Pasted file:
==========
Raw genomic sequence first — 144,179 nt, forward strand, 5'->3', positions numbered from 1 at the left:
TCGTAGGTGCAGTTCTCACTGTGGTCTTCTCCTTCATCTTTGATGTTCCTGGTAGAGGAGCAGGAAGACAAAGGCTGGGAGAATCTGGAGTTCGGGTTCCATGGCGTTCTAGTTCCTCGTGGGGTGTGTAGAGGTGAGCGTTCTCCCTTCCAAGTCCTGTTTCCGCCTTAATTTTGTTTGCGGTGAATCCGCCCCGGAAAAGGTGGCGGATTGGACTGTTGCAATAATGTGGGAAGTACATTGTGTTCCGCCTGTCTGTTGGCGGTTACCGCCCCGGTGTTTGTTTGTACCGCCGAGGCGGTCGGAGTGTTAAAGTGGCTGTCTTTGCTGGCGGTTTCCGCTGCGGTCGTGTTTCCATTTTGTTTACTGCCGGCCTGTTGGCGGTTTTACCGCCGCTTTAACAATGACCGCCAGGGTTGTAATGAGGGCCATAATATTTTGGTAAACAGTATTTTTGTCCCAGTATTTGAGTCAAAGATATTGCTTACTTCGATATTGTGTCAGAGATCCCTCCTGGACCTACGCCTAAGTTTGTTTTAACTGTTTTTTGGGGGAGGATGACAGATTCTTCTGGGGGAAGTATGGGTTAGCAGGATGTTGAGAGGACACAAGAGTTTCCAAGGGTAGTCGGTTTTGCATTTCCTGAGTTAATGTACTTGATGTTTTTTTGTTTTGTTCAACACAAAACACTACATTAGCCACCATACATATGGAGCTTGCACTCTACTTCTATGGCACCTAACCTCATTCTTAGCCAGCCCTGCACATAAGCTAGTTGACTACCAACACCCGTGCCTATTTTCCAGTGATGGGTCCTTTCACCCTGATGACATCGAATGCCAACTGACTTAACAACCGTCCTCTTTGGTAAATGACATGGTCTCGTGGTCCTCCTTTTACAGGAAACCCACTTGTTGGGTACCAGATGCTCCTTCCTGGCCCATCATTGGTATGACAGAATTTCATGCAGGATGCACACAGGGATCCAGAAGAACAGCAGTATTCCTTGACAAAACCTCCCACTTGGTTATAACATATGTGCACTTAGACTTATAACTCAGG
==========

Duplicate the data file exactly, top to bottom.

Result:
Raw genomic sequence first — 144,179 nt, forward strand, 5'->3', positions numbered from 1 at the left:
TCGTAGGTGCAGTTCTCACTGTGGTCTTCTCCTTCATCTTTGATGTTCCTGGTAGAGGAGCAGGAAGACAAAGGCTGGGAGAATCTGGAGTTCGGGTTCCATGGCGTTCTAGTTCCTCGTGGGGTGTGTAGAGGTGAGCGTTCTCCCTTCCAAGTCCTGTTTCCGCCTTAATTTTGTTTGCGGTGAATCCGCCCCGGAAAAGGTGGCGGATTGGACTGTTGCAATAATGTGGGAAGTACATTGTGTTCCGCCTGTCTGTTGGCGGTTACCGCCCCGGTGTTTGTTTGTACCGCCGAGGCGGTCGGAGTGTTAAAGTGGCTGTCTTTGCTGGCGGTTTCCGCTGCGGTCGTGTTTCCATTTTGTTTACTGCCGGCCTGTTGGCGGTTTTACCGCCGCTTTAACAATGACCGCCAGGGTTGTAATGAGGGCCATAATATTTTGGTAAACAGTATTTTTGTCCCAGTATTTGAGTCAAAGATATTGCTTACTTCGATATTGTGTCAGAGATCCCTCCTGGACCTACGCCTAAGTTTGTTTTAACTGTTTTTTGGGGGAGGATGACAGATTCTTCTGGGGGAAGTATGGGTTAGCAGGATGTTGAGAGGACACAAGAGTTTCCAAGGGTAGTCGGTTTTGCATTTCCTGAGTTAATGTACTTGATGTTTTTTTGTTTTGTTCAACACAAAACACTACATTAGCCACCATACATATGGAGCTTGCACTCTACTTCTATGGCACCTAACCTCATTCTTAGCCAGCCCTGCACATAAGCTAGTTGACTACCAACACCCGTGCCTATTTTCCAGTGATGGGTCCTTTCACCCTGATGACATCGAATGCCAACTGACTTAACAACCGTCCTCTTTGGTAAATGACATGGTCTCGTGGTCCTCCTTTTACAGGAAACCCACTTGTTGGGTACCAGATGCTCCTTCCTGGCCCATCATTGGTATGACAGAATTTCATGCAGGATGCACACAGGGATCCAGAAGAACAGCAGTATTCCTTGACAAAACCTCCCACTTGGTTATAACATATGTGCACTTAGACTTATAACTCAGG